Demand for labour continues to shrink in the coronavirus era. The precipitous drop in consumer spending fails to improve materially, thus forecasting continued softening on wages throughout Kenya. As organisations lay strategy and plot to survive the economic conditions and forecasts, employee demands and expectations will fall against less and less distributable resources within firms.
Many organisations will face more infighting and us-versus- them internal approaches instead of uniting to face the coming hardships. As fears rise over the uncertainty and sad workplace eventualities, employees will look increasingly towards forming informal coalitions to represent and advocate for their perceived shared interests.
Coalitions thrive as a means of collective influence in companies. Some entities champion worker coalitions while others try to stamp them out. Coalitions form more frequently when disagreements cannot be addressed or resolved through organisational policies, procedures, practices, or governance.
A coalition is markedly different from a team or a group since coalitions typically form short-term around one central theme and ignore other disagreements or dissimilarities between members. Inasmuch, coalitions often do not succeed in achieving their goals due to competing non-identical interests mixed with desires for personal gain surrounding the one main issue.
A brand-new study by Murad Mithani and Jonathan O’Brien compiles research conducted on forming coalitions in workplaces highlighting a negative force that frequently leads to the perceived necessity of coalitions: conflict.
Employees join workplace coalitions in a conflict with those who seem to most represent and enable their own self-regarding interests.
Different research by Henrich Greve found that, sadly, the conflict motivation for forming work coalitions often does not yield results in promoting the individual employee’s reasons for joining the coalition.
Workplace conflicts can occur as persistent and perpetual tugs of war between different types of employees, management and staff, or varying departments. In such situations, coalitions of employees subtly and often quietly manoeuvre with machinations often just under the surface over, perhaps, contexts, strategic decisions, routines, task structures, outcomes, or recurring over organisational resource distribution. Such longstanding mild conflicts can persist for years.
However, more acute conflicts can arise in the life of an organisation, whether as a result of external shocks such as national political changes, a global health pandemic like Covid-19, or new regulations affecting the firm that force the entity to change its working methods to remain resilient in a dynamic environment or internal challenges such as restructuring, new leadership, or changes in revenue streams.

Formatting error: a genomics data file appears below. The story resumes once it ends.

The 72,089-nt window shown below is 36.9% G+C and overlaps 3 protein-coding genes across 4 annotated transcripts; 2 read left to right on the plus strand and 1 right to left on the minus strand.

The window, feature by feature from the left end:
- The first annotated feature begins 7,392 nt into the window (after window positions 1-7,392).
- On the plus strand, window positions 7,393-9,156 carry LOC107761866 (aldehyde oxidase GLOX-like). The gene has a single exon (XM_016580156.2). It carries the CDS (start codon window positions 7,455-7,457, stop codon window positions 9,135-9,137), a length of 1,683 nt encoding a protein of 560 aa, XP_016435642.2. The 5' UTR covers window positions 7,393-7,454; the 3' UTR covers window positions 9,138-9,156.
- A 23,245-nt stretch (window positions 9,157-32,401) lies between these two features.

These often one-off conflicts divide an organisation’s staff into three different categories. A minority of proactive or the most perceived aggrieved workers informally join a coalition as active members on the different sides of an issue and vigorously shape the activities of their coalition. Next, the silent majority might join a conflict alliance, but are not keenly engaged on the issues of the group. Finally, the silent plurality of employees often stands as neutral either to the conflict issue or undesirous to politicise the acute issue.
To gain power and prestige to win their cause against real or perceived grievance, the active coalition members will often use one of three tactics.
First, logical calm heads could prevail as various organisational coalitions put together well-reasoned arguments resplendent with facts, research, solutions, and ways forward. Unfortunately, most coalitions fail to follow the first path.
Next, emotional complaining, outbursts, and finger pointing dominate the approach of the second coalition type. While raising blood pressures and gaining attention, these tactics often do not yield results. Third, coalition active members and their informal leaders can employ political tactics, including dividing and conquering, insulting those outside their group, baiting and switching on facts, spreading rumours, and using the disinformation tactics of propaganda. These Machiavellian cunning manoeuvres can win short-term battles, but frequently yield deep medium and long-term interpersonal and organisational scars in their wake.
As the world convulses in the rubble of the coronavirus spiral with economic and government fallouts, competition for ever shrinking organisational resources will form more and more internal conflicts throughout the remainder of 2020 into 2021.
Inasmuch, how do you plan to approach conflict in your organisation? Will you go direct to your department heads, executives, or boards of directors to discuss solutions to your concerns? Alternatively, would you form bottom-up swells of grievance to form coalitions to attain or maintain what you desire? If forming coalitions, let us remember the power of facts, solutions, and well-reasoned arguments especially in the challenging times now and into the near future.
Dr Scott may be reached on [email protected] or on Twitter: @ScottProfessor